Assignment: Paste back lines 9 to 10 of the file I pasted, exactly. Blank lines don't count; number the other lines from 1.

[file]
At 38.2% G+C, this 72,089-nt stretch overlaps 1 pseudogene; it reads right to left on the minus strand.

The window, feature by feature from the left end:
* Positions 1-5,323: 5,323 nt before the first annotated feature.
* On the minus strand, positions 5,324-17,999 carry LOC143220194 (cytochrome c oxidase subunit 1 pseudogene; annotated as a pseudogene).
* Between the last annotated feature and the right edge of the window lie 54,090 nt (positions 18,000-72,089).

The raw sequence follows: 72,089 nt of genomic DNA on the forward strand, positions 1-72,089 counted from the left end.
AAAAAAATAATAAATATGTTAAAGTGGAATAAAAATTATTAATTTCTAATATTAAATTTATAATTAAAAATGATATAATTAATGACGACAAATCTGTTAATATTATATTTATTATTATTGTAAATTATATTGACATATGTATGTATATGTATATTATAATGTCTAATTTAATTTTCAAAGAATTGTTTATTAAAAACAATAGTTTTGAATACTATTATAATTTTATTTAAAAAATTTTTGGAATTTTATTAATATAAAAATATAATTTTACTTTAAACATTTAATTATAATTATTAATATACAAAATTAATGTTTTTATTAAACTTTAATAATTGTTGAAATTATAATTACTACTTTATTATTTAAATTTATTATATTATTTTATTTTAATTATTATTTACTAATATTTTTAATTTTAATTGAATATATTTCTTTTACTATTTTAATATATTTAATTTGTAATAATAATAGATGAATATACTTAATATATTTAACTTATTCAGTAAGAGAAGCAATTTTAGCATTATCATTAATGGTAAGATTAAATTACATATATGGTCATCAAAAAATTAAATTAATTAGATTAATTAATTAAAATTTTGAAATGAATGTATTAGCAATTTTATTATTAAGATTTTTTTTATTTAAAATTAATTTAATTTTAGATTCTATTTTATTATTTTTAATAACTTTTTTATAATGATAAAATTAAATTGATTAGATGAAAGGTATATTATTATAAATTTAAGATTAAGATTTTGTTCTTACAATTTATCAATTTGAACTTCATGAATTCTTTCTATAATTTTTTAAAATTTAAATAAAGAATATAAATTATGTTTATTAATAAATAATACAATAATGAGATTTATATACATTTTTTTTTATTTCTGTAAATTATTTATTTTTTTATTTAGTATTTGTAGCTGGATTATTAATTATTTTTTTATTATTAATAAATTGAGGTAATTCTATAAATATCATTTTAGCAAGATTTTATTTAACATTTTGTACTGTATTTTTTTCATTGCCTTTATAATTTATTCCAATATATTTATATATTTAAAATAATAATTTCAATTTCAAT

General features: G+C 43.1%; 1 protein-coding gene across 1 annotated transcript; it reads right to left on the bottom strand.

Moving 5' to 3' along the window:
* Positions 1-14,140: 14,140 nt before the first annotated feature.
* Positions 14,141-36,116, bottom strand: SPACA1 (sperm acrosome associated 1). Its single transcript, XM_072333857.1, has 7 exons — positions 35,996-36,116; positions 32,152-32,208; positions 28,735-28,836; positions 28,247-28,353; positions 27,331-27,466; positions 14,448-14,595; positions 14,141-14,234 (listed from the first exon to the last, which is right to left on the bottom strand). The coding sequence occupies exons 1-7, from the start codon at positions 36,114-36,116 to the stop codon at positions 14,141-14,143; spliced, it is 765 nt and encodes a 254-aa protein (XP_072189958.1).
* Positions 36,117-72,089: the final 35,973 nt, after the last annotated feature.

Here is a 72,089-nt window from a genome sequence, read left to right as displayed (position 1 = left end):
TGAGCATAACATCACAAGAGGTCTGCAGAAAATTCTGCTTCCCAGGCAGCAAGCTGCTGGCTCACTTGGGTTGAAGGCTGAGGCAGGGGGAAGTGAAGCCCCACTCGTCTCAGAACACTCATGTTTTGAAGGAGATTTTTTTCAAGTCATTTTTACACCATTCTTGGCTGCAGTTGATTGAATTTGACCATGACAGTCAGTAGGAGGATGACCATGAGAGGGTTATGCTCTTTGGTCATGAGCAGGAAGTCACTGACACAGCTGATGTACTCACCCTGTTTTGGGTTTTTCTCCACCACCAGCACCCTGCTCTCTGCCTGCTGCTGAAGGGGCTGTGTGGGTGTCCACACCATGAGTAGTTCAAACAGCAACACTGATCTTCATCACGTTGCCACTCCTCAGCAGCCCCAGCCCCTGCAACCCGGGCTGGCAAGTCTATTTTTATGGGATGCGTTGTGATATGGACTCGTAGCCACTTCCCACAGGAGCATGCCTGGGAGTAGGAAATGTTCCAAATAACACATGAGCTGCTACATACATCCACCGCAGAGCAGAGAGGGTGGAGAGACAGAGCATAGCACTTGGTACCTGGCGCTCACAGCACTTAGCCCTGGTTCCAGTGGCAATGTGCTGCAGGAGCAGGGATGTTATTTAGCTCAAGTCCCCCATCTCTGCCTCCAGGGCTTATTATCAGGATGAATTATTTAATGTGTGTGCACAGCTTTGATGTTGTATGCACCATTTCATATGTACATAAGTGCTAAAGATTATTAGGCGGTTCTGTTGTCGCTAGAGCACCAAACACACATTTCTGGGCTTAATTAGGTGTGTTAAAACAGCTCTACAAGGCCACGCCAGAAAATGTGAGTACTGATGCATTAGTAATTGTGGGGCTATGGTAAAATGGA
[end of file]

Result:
Moving 5' to 3' along the window:
* Positions 1-14,140: 14,140 nt before the first annotated feature.